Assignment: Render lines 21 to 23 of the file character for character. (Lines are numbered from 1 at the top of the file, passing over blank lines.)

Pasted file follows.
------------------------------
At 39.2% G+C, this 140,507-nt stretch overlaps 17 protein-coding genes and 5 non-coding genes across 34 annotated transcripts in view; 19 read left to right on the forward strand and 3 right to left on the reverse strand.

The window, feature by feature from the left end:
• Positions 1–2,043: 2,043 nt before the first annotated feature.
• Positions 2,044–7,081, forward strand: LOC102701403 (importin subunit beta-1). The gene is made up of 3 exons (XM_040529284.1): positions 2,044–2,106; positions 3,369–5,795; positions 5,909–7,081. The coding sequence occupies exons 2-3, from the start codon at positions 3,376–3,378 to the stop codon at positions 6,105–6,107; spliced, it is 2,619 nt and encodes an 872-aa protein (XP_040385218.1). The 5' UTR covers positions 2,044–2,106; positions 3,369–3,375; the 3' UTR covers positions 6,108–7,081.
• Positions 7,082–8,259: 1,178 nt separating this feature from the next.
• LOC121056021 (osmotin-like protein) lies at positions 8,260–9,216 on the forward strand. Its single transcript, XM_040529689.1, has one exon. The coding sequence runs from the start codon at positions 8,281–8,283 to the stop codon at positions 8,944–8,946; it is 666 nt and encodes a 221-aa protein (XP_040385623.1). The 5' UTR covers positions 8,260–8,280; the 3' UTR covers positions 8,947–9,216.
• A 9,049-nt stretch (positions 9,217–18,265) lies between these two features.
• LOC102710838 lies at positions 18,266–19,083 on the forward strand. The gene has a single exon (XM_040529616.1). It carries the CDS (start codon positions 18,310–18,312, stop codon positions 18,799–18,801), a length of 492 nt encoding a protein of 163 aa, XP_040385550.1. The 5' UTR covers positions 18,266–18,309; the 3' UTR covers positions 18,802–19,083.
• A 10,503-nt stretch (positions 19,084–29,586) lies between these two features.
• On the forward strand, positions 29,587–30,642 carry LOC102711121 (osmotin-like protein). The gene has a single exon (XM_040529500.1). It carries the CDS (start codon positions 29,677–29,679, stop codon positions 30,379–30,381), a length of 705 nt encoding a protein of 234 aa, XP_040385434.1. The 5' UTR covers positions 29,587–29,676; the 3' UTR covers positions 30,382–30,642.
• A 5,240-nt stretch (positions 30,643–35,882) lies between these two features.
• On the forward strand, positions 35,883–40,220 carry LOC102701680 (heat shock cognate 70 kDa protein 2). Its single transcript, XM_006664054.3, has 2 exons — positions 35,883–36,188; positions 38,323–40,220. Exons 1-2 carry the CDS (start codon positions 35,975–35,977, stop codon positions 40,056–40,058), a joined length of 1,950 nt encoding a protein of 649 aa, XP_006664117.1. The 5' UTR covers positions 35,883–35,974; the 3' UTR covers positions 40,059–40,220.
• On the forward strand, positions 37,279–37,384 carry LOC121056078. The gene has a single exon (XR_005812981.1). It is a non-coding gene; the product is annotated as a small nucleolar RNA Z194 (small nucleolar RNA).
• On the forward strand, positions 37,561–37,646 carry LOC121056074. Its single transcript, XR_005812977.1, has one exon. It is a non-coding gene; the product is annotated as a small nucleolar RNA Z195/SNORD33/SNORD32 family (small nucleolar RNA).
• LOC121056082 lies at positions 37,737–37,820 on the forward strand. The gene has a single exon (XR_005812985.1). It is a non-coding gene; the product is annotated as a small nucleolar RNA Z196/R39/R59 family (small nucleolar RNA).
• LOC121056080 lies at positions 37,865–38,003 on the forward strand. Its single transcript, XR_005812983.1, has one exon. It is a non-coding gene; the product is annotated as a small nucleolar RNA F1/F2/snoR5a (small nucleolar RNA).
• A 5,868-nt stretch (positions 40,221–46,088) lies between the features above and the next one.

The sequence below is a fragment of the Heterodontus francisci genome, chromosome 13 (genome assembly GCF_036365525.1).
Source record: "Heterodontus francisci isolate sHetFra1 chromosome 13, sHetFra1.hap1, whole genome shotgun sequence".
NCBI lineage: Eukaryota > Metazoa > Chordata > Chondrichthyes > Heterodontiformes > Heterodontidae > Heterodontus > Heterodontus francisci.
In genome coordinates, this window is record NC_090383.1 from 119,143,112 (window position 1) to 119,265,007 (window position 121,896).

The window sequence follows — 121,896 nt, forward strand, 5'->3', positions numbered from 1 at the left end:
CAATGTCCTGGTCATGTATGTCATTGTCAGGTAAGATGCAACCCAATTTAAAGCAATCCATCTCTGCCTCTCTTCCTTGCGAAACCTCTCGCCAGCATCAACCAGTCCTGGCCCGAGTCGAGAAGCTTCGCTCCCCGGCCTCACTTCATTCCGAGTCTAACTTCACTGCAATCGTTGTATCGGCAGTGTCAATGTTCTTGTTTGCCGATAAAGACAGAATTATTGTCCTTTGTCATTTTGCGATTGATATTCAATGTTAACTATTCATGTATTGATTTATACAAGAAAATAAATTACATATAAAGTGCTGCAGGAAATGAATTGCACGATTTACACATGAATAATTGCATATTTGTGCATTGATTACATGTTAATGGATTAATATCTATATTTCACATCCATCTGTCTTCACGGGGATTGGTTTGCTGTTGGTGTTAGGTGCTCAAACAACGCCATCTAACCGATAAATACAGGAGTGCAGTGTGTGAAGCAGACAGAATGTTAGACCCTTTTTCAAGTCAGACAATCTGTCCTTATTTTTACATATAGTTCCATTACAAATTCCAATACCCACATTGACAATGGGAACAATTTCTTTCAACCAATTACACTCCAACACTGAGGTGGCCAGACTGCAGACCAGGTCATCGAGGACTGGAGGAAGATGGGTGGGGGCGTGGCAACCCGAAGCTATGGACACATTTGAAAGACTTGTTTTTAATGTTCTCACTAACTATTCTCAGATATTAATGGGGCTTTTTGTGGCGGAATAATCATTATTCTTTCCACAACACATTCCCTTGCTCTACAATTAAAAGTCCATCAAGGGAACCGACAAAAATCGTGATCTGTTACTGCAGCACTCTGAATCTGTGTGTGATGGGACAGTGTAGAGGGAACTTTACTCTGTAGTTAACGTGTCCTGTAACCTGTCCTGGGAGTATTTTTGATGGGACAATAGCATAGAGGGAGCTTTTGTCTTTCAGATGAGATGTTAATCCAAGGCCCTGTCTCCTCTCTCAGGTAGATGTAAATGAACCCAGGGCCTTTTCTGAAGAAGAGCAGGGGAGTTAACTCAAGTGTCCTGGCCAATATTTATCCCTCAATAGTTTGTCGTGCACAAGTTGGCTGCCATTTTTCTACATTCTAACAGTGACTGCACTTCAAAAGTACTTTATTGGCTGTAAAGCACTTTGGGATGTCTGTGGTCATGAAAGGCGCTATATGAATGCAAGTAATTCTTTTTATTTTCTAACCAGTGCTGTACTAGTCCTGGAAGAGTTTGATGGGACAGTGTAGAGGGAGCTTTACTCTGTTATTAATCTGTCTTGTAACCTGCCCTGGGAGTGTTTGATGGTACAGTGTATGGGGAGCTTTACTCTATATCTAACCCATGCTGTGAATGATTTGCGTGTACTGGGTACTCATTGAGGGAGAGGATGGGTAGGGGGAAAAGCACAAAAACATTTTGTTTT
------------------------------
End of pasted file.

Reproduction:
In genome coordinates, this window is record NC_090383.1 from 119,143,112 (window position 1) to 119,265,007 (window position 121,896).

The window sequence follows — 121,896 nt, forward strand, 5'->3', positions numbered from 1 at the left end:
CAATGTCCTGGTCATGTATGTCATTGTCAGGTAAGATGCAACCCAATTTAAAGCAATCCATCTCTGCCTCTCTTCCTTGCGAAACCTCTCGCCAGCATCAACCAGTCCTGGCCCGAGTCGAGAAGCTTCGCTCCCCGGCCTCACTTCATTCCGAGTCTAACTTCACTGCAATCGTTGTATCGGCAGTGTCAATGTTCTTGTTTGCCGATAAAGACAGAATTATTGTCCTTTGTCATTTTGCGATTGATATTCAATGTTAACTATTCATGTATTGATTTATACAAGAAAATAAATTACATATAAAGTGCTGCAGGAAATGAATTGCACGATTTACACATGAATAATTGCATATTTGTGCATTGATTACATGTTAATGGATTAATATCTATATTTCACATCCATCTGTCTTCACGGGGATTGGTTTGCTGTTGGTGTTAGGTGCTCAAACAACGCCATCTAACCGATAAATACAGGAGTGCAGTGTGTGAAGCAGACAGAATGTTAGACCCTTTTTCAAGTCAGACAATCTGTCCTTATTTTTACATATAGTTCCATTACAAATTCCAATACCCACATTGACAATGGGAACAATTTCTTTCAACCAATTACACTCCAACACTGAGGTGGCCAGACTGCAGACCAGGTCATCGAGGACTGGAGGAAGATGGGTGGGGGCGTGGCAACCCGAAGCTATGGACACATTTGAAAGACTTGTTTTTAATGTTCTCACTAACTATTCTCAGATATTAATGGGGCTTTTTGTGGCGGAATAATCATTATTCTTTCCACAACACATTCCCTTGCTCTACAATTAAAAGTCCATCAAGGGAACCGACAAAAATCGTGATCTGTTACTGCAGCACTCTGAATCTGTGTGTGATGGGACAGTGTAGAGGGAACTTTACTCTGTAGTTAACGTGTCCTGTAACCTGTCCTGGGAGTATTTTTGATGGGACAATAGCATAGAGGGAGCTTTTGTCTTTCAGATGAGATGTTAATCCAAGGCCCTGTCTCCTCTCTCAGGTAGATGTAAATGAACCCAGGGCCTTTTCTGAAGAAGAGCAGGGGAGTTAACTCAAGTGTCCTGGCCAATATTTATCCCTCAATAGTTTGTCGTGCACAAGTTGGCTGCCATTTTTCTACATTCTAACAGTGACTGCACTTCAAAAGTACTTTATTGGCTGTAAAGCACTTTGGGATGTCTGTGGTCATGAAAGGCGCTATATGAATGCAAGTAATTCTTTTTATTTTCTAACCAGTGCTGTACTAGTCCTGGAAGAGTTTGATGGGACAGTGTAGAGGGAGCTTTACTCTGTTATTAATCTGTCTTGTAACCTGCCCTGGGAGTGTTTGATGGTACAGTGTATGGGGAGCTTTACTCTATATCTAACCCATGCTGTGAATGATTTGCGTGTACTGGGTACTCATTGAGGGAGAGGATGGGTAGGGGGAAAAGCACAAAAACATTTTGTTTT